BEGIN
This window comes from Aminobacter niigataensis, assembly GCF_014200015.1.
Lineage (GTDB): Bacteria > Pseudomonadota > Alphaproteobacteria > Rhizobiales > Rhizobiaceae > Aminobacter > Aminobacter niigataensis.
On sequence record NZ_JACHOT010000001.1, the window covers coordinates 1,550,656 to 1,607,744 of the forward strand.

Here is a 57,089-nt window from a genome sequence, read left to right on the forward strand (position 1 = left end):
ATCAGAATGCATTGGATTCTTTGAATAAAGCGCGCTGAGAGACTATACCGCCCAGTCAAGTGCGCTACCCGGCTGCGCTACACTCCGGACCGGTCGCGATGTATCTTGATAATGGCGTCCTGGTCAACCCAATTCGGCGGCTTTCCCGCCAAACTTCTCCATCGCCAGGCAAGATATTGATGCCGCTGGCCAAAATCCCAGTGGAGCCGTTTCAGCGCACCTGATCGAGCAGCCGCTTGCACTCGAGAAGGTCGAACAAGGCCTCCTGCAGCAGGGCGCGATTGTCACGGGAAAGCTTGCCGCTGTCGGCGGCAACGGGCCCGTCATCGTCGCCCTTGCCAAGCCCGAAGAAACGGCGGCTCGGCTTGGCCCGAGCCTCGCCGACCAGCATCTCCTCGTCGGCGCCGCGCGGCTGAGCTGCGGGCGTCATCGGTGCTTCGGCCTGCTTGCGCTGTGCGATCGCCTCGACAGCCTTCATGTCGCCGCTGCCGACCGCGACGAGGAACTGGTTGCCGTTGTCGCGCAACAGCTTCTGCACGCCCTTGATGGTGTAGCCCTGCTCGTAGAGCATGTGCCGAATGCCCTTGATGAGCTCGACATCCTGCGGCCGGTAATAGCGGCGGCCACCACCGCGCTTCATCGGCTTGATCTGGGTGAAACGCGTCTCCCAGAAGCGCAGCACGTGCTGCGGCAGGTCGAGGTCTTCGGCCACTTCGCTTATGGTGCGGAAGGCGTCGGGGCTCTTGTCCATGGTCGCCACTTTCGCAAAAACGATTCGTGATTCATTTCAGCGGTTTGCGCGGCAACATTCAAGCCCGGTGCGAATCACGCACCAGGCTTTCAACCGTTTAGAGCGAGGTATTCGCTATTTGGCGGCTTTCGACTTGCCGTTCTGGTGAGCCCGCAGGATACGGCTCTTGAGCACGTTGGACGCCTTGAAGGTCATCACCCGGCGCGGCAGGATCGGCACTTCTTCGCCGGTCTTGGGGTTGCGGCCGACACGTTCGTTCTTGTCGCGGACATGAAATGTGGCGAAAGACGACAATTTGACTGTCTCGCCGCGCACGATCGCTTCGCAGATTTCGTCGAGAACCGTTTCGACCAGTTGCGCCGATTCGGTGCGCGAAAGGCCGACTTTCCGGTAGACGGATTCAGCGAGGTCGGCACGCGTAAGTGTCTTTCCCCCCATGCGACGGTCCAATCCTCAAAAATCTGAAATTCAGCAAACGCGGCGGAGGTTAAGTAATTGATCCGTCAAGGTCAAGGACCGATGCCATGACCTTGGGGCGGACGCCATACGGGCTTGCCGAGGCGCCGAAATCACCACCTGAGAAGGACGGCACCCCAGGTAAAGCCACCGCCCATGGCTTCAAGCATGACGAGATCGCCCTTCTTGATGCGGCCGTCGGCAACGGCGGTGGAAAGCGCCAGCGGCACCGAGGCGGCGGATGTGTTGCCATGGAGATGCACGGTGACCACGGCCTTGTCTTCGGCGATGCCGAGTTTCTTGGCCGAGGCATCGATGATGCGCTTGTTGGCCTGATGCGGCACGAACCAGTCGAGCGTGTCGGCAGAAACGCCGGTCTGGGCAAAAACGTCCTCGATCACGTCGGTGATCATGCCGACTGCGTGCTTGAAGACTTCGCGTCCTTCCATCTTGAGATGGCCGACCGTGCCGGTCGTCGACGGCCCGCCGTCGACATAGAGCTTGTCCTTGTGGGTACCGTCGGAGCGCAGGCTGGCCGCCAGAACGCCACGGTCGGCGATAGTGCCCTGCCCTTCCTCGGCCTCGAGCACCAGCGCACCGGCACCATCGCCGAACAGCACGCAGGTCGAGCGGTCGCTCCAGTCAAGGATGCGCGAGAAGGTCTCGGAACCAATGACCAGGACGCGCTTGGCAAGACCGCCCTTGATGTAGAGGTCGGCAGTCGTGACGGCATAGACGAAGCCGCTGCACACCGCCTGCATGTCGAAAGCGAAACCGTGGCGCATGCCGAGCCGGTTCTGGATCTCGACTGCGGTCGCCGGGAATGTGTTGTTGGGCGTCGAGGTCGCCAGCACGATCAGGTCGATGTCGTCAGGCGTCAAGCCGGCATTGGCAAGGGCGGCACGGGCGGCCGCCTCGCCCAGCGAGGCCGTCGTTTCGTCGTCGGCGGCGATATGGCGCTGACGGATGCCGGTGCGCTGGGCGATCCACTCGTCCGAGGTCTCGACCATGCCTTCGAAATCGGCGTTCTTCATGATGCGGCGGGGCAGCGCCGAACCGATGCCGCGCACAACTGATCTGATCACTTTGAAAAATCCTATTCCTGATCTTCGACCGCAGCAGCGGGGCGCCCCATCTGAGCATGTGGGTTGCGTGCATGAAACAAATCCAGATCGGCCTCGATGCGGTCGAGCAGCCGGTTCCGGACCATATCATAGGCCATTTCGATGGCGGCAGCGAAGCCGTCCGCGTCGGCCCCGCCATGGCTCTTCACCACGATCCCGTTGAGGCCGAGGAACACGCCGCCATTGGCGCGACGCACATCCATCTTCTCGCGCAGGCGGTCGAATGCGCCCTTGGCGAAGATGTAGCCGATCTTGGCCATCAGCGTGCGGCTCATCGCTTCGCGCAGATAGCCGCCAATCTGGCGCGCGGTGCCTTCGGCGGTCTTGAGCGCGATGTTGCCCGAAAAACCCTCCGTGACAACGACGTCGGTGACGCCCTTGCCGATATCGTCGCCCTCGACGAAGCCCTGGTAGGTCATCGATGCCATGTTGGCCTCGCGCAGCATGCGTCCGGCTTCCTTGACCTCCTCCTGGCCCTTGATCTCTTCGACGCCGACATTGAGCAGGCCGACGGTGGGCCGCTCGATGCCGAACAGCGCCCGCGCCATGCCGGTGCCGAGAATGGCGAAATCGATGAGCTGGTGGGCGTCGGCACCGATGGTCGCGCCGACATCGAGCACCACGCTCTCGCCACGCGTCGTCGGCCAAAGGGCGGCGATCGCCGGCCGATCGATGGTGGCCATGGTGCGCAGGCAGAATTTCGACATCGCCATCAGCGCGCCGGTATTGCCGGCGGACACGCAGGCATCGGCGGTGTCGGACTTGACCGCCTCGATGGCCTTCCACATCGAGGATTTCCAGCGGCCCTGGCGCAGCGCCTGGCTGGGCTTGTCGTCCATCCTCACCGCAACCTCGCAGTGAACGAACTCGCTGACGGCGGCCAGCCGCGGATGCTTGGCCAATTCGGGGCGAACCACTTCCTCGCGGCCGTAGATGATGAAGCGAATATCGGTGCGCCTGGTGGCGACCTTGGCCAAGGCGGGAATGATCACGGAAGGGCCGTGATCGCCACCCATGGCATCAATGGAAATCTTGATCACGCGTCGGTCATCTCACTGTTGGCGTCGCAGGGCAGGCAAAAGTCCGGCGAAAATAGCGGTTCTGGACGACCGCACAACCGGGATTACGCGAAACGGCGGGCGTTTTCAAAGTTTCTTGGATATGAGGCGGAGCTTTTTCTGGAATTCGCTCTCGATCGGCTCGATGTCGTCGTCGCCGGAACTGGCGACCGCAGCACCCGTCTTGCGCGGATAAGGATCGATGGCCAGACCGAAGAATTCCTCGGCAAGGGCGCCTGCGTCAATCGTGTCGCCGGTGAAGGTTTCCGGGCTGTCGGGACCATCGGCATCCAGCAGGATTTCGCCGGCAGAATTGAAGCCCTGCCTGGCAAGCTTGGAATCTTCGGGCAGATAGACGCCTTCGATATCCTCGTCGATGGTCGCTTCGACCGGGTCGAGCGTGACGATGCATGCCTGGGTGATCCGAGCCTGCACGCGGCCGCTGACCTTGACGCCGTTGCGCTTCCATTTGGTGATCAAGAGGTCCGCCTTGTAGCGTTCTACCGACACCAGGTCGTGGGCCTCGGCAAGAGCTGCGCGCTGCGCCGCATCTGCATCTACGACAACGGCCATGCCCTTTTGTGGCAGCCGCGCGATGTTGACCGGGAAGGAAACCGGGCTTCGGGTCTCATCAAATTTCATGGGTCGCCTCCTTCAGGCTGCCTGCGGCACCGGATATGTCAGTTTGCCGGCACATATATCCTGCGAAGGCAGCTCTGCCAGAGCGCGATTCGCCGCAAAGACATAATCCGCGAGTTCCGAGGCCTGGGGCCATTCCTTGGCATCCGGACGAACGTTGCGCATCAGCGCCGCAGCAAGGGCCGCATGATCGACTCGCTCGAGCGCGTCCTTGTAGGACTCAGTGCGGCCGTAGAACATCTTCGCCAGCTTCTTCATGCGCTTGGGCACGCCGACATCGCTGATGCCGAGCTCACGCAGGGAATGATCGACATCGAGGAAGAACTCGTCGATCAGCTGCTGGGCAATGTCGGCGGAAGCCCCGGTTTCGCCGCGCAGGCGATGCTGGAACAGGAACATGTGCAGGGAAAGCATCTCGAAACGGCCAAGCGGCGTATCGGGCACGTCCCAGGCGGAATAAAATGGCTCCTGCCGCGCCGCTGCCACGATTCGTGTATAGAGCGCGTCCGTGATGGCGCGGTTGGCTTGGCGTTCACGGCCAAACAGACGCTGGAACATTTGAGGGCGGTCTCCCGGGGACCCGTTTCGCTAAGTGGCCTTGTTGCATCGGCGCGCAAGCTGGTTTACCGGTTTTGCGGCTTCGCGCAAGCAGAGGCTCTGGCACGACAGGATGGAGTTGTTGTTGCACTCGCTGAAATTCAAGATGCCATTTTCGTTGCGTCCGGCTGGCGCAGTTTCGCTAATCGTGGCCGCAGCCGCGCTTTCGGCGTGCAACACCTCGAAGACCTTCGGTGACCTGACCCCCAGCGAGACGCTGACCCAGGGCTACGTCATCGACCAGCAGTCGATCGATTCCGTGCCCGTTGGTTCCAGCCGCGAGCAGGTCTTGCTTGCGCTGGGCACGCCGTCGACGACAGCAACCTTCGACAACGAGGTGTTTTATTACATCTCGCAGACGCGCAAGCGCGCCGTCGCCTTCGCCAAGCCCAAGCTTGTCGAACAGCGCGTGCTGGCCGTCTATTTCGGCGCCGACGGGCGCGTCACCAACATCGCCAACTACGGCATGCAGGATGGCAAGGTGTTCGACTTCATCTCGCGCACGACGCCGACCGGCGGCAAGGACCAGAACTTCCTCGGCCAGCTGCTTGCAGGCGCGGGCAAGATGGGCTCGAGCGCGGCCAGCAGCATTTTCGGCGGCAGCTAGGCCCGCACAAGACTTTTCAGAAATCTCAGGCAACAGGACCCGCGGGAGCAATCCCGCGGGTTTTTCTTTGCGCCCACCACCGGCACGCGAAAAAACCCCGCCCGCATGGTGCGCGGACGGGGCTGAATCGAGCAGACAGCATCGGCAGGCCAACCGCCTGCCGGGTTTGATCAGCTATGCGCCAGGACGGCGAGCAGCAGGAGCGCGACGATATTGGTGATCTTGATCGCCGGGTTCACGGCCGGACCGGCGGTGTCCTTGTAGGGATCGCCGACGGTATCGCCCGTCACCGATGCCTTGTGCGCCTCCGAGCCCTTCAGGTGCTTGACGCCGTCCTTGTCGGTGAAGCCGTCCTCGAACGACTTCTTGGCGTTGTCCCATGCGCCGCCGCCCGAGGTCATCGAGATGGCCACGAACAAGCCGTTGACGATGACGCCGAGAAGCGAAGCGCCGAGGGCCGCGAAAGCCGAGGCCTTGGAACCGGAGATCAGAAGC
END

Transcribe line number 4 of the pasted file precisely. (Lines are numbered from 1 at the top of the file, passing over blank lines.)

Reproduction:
Here is a 57,089-nt window from a genome sequence, read left to right on the forward strand (position 1 = left end):